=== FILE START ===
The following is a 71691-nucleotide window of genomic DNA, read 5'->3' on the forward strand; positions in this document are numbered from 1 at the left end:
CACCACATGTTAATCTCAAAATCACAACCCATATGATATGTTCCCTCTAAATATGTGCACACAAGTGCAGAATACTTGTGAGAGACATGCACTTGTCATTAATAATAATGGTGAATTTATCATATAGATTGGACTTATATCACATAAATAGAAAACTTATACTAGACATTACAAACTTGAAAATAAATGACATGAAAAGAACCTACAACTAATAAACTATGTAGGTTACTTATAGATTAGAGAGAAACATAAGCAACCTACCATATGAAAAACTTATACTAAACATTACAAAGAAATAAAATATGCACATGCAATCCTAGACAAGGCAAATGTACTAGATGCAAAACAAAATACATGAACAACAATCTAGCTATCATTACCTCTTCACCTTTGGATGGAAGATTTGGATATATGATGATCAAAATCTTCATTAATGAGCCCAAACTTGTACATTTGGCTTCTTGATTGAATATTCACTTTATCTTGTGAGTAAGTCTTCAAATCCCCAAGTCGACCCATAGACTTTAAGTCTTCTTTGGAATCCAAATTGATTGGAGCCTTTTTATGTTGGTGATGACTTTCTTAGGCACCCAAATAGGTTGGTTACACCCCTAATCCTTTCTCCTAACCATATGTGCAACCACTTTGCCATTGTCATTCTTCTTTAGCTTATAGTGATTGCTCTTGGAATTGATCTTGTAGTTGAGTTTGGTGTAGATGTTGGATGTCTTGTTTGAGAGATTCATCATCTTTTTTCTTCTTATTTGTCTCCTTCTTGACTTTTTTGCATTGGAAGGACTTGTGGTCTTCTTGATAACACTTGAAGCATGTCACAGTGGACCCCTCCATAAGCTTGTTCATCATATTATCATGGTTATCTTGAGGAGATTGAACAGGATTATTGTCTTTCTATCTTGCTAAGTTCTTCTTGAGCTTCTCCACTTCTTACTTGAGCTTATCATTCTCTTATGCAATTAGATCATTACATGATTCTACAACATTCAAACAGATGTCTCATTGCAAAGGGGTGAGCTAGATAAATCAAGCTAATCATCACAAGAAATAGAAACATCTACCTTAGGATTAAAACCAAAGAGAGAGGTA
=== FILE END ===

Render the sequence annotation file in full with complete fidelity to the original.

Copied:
The following is a 71691-nucleotide window of genomic DNA, read 5'->3' on the forward strand; positions in this document are numbered from 1 at the left end:
CACCACATGTTAATCTCAAAATCACAACCCATATGATATGTTCCCTCTAAATATGTGCACACAAGTGCAGAATACTTGTGAGAGACATGCACTTGTCATTAATAATAATGGTGAATTTATCATATAGATTGGACTTATATCACATAAATAGAAAACTTATACTAGACATTACAAACTTGAAAATAAATGACATGAAAAGAACCTACAACTAATAAACTATGTAGGTTACTTATAGATTAGAGAGAAACATAAGCAACCTACCATATGAAAAACTTATACTAAACATTACAAAGAAATAAAATATGCACATGCAATCCTAGACAAGGCAAATGTACTAGATGCAAAACAAAATACATGAACAACAATCTAGCTATCATTACCTCTTCACCTTTGGATGGAAGATTTGGATATATGATGATCAAAATCTTCATTAATGAGCCCAAACTTGTACATTTGGCTTCTTGATTGAATATTCACTTTATCTTGTGAGTAAGTCTTCAAATCCCCAAGTCGACCCATAGACTTTAAGTCTTCTTTGGAATCCAAATTGATTGGAGCCTTTTTATGTTGGTGATGACTTTCTTAGGCACCCAAATAGGTTGGTTACACCCCTAATCCTTTCTCCTAACCATATGTGCAACCACTTTGCCATTGTCATTCTTCTTTAGCTTATAGTGATTGCTCTTGGAATTGATCTTGTAGTTGAGTTTGGTGTAGATGTTGGATGTCTTGTTTGAGAGATTCATCATCTTTTTTCTTCTTATTTGTCTCCTTCTTGACTTTTTTGCATTGGAAGGACTTGTGGTCTTCTTGATAACACTTGAAGCATGTCACAGTGGACCCCTCCATAAGCTTGTTCATCATATTATCATGGTTATCTTGAGGAGATTGAACAGGATTATTGTCTTTCTATCTTGCTAAGTTCTTCTTGAGCTTCTCCACTTCTTACTTGAGCTTATCATTCTCTTATGCAATTAGATCATTACATGATTCTACAACATTCAAACAGATGTCTCATTGCAAAGGGGTGAGCTAGATAAATCAAGCTAATCATCACAAGAAATAGAAACATCTACCTTAGGATTAAAACCAAAGAGAGAGGTA